Thursday, October 18, 2012

Jody Grind - One Step On (1969 uk, exciting progressive rock with jazz elements, 2006 japan remaster)

Jody Grind remain vastly understated in musical measure and lyrical overflow.Their story started in 1966 when a group called The News comprising guitarist Ivan Zagni, Andy Fields vox and keyboards, Harvey Platt bass and Denny Royal drums released two singles “The Intertainer” and “I Count The Tears”. The News even included at one time ex Chicago Line Blues Band vocalist Mike Patto which evolved into 

The Continentals with Andy Fields being replaced by Peter Miller and future Zagni looking for a more vibrant conduit. The connection came in 1969 with drummer Barry Wilson and ex Chicago Line Blues Band keyboardist Tim Hinkley, a veteran having played on Bo Street Runner’s “Ready Steady Win” formed the trio Jody Grind and launched their debut One Step On.

The album was a busy affair with Hinkley letting loose and providing the core of their improvised structures. The opening brass riddled trilogy “One Step On” was an austacious pounding with extremely fast leadbreaks by Zagni which included a very speedy rendition of the Stones’ “Paint It Black” featuring Renaissance bassist Louis Cennamo.The highlight was a heavy loaded bluesy lament called “USA”. David Palmer handled the arrangements for the debut that stands out like a mighty warrior, but sadly the swordsman were about to defect. 

After two viciously splendid singles, the Chuck Berry styled “Rock ‘n Roll Man” and “Paint It Black”. Zagni and Wilson were cajoled by ex Renaissance Cennamo to form Bogomas while later Zagni played with Elton Dean. Within six months the group depleted into Blue Whale with Ansley Dunbar keyboardist Tommy Eyre and Juicy Lucy/ Tempest vocalist Paul Williams.The group sessions included Robert Fripp but after their debut Aynsley departed for Frank Zappa. 
by Shiloh Noone
1. One Step On - 18:46
..a.In My Mind
..b.Nothing At All
..d.Paint It Black
2. Little Message - 4:42
3. Night Today - 5:04
4. U.S.A. - 6:40
5. Rock 'n' Roll Man - 4:35
All songs by Tim Hinkley and Ivan Zagni

Jody Grind 
*Tim Hinkley - Organ
*Ivan Zagni - Guitar
*Barry Wilson - Drums
*Louis Cenammo - Bass on 'Paint It Black', 'A Little Message', and 'Rock n Roll Man'.

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  1. JODY GRIND - British progressive rock band. Tragically, this ensemble has not reached those peaks that deserve and now they are an ornament collection drives only true fans of the British stage abroad 60s 70s. This is despite the fact that almost all the participants in the career can be involved in many more well-known groups. Jody Grind issued two obscure albums combining hard rock, jazz, blues, and classical influences with lineups emphasizing Hammond organ, guitar, and drums. Prone to long instrumental riffing and rather ponderous, stern original material, they were similar to other very early organ-oriented U.K. progressive rock acts. Initially called Nova, they changed their name to Jody Grind (after a song by jazzman Horace Silver)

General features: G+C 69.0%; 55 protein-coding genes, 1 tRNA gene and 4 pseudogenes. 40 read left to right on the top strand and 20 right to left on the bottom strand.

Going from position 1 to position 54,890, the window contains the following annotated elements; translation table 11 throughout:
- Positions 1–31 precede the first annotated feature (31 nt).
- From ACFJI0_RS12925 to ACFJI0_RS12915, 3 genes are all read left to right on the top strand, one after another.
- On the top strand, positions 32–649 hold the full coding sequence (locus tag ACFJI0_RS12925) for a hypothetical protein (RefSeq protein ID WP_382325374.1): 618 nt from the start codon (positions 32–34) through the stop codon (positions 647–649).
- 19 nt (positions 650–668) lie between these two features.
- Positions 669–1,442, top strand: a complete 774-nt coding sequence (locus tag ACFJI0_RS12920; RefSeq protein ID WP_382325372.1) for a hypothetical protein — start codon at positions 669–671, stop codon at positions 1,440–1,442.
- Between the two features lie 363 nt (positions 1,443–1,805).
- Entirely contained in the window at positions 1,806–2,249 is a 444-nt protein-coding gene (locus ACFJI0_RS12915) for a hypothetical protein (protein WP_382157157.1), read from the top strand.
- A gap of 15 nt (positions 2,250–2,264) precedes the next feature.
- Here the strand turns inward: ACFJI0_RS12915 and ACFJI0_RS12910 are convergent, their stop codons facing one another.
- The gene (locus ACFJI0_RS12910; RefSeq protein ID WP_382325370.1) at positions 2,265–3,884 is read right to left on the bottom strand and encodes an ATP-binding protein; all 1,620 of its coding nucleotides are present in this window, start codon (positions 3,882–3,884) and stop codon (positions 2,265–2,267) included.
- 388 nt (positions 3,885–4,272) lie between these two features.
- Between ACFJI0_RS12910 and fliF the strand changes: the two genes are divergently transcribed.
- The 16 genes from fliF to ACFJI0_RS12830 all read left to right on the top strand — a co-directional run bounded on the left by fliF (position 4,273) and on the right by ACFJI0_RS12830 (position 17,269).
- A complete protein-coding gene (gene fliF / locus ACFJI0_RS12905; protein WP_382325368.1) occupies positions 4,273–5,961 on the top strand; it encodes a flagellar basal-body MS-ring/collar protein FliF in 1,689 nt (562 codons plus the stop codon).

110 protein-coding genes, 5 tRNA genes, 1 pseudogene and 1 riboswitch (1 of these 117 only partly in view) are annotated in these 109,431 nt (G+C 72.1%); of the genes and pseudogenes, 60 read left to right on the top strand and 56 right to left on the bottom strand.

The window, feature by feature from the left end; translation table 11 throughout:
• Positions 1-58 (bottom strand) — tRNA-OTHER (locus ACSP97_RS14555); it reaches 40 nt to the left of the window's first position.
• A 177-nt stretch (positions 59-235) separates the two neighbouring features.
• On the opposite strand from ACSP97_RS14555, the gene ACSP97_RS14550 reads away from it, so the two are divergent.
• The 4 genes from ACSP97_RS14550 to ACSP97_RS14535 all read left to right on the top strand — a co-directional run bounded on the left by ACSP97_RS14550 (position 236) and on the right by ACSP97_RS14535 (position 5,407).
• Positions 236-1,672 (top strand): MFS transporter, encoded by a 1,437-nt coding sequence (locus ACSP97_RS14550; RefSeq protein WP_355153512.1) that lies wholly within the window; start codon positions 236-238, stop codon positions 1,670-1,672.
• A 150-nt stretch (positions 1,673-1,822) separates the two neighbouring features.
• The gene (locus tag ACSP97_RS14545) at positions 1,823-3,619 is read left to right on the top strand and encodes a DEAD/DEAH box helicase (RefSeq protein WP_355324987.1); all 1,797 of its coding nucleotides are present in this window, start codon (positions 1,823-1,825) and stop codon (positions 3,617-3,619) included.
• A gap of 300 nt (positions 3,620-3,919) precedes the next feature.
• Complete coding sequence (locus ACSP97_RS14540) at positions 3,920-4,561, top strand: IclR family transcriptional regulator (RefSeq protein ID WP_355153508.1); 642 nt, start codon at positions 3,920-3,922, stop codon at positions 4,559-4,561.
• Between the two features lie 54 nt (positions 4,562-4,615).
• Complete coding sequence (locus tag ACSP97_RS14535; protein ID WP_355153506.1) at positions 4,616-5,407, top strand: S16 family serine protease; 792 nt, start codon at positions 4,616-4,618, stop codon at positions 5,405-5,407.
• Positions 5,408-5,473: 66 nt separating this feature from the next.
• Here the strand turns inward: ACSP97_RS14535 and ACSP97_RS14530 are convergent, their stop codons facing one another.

JODY GRIND first composition was assembled under the direction of virtuoso keyboardist Tim Hinkley , invited to record an album Ivan Zagni and Barry Wilson. Initially, not daring to perform the bass guitar itself, was connected to the recording old friend Louis Cennamo (previously in the Chicago Line Blues Band and later in Armageddon). helped out on their 1969 debut album,although the name of the latter often occurs in connection with this team, his role has been reduced to a minimum

    On "One step on", which was released in late 1969, the main role for itself took Hinckley. Perhaps due to lack of experience, or even the reasons why, but this recording is not very smooth. The album opens with a stunning 18 minute suite bearing the album's title. This four part epic includes a wonderful cover of the Rolling Stones Paint it black, the other three sections being self composed. The driving brass and superb guitar work remind a little of Uriah Heep's great Salisbury suite. The track oozes energy and originality, especially when you remember it dates from 1969. The brass sections were actually added after completion of the recording of the album, being arranged by David Palmer (later of Jethro Tull). The following Little message continues the magic, the track once again focusing on the instrumental prowess of the band. Night today finally sees the band taking a breather, the song being a softer piece featuring more in the way of vocals. While it is a pleasant listen, it lacks the dynamics of those which precede it, and is very much of its time. Anyone who enjoys the obscure one album band Aquila will also enjoy this and the following track USA. The latter is a straight blues rock number featuring some good guitar work. The album closes with a Chuck Berry tribute Rock'n'roll man, a thinly disguised cover of Johnny B. Goode. Once again some good if predictable guitar work, but the track is by and large the definition of filler. In all, a tremendously exciting album which loses its way slightly in the latter part. The first 20+ minutes though are as good as anything you will hear from the period.

    Thx Marios.

  2. Thanks for the upgrade Marios.
    Τις πιο θερμές μου ευχές για το 2013.

  3. Dear Marios!
    The link is unfortunately DEAD :(

  4. .....Jody...Grind...On...Step...Up......

    1. Many, many thanks my friend!
      You are a gentleman.

  5. Thankyou, Marios, for your review!